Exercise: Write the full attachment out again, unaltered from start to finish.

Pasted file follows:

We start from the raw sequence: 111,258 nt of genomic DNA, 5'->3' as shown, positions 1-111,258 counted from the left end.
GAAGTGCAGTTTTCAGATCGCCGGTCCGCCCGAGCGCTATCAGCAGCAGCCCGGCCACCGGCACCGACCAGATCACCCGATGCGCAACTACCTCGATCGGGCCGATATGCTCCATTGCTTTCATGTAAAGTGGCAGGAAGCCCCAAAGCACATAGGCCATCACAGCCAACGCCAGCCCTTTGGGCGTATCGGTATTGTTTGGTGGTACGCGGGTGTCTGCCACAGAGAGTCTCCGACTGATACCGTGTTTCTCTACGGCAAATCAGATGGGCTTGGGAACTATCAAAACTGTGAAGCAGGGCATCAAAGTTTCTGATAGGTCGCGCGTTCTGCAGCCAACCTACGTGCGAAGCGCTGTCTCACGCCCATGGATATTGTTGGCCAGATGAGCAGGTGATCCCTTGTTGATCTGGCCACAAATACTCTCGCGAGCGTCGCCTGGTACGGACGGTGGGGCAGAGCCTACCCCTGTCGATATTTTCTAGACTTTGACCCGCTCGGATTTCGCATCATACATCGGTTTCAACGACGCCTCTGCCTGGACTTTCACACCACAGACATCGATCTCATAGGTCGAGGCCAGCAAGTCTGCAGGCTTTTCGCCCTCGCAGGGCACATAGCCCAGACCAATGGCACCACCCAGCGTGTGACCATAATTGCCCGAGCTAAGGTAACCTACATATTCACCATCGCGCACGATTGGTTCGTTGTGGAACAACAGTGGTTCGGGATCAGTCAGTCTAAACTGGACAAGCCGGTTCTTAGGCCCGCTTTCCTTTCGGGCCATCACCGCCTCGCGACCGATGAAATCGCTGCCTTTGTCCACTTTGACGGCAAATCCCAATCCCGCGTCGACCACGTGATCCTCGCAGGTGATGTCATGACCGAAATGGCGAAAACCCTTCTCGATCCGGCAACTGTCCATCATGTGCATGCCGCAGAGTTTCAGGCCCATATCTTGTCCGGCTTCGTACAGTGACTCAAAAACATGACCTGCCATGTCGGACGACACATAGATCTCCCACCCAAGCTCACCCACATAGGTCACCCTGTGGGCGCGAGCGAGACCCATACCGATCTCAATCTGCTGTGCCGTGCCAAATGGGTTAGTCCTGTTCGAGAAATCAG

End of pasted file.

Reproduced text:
We start from the raw sequence: 111,258 nt of genomic DNA, 5'->3' as shown, positions 1-111,258 counted from the left end.
GAAGTGCAGTTTTCAGATCGCCGGTCCGCCCGAGCGCTATCAGCAGCAGCCCGGCCACCGGCACCGACCAGATCACCCGATGCGCAACTACCTCGATCGGGCCGATATGCTCCATTGCTTTCATGTAAAGTGGCAGGAAGCCCCAAAGCACATAGGCCATCACAGCCAACGCCAGCCCTTTGGGCGTATCGGTATTGTTTGGTGGTACGCGGGTGTCTGCCACAGAGAGTCTCCGACTGATACCGTGTTTCTCTACGGCAAATCAGATGGGCTTGGGAACTATCAAAACTGTGAAGCAGGGCATCAAAGTTTCTGATAGGTCGCGCGTTCTGCAGCCAACCTACGTGCGAAGCGCTGTCTCACGCCCATGGATATTGTTGGCCAGATGAGCAGGTGATCCCTTGTTGATCTGGCCACAAATACTCTCGCGAGCGTCGCCTGGTACGGACGGTGGGGCAGAGCCTACCCCTGTCGATATTTTCTAGACTTTGACCCGCTCGGATTTCGCATCATACATCGGTTTCAACGACGCCTCTGCCTGGACTTTCACACCACAGACATCGATCTCATAGGTCGAGGCCAGCAAGTCTGCAGGCTTTTCGCCCTCGCAGGGCACATAGCCCAGACCAATGGCACCACCCAGCGTGTGACCATAATTGCCCGAGCTAAGGTAACCTACATATTCACCATCGCGCACGATTGGTTCGTTGTGGAACAACAGTGGTTCGGGATCAGTCAGTCTAAACTGGACAAGCCGGTTCTTAGGCCCGCTTTCCTTTCGGGCCATCACCGCCTCGCGACCGATGAAATCGCTGCCTTTGTCCACTTTGACGGCAAATCCCAATCCCGCGTCGACCACGTGATCCTCGCAGGTGATGTCATGACCGAAATGGCGAAAACCCTTCTCGATCCGGCAACTGTCCATCATGTGCATGCCGCAGAGTTTCAGGCCCATATCTTGTCCGGCTTCGTACAGTGACTCAAAAACATGACCTGCCATGTCGGACGACACATAGATCTCCCACCCAAGCTCACCCACATAGGTCACCCTGTGGGCGCGAGCGAGACCCATACCGATCTCAATCTGCTGTGCCGTGCCAAATGGGTTAGTCCTGTTCGAGAAATCAG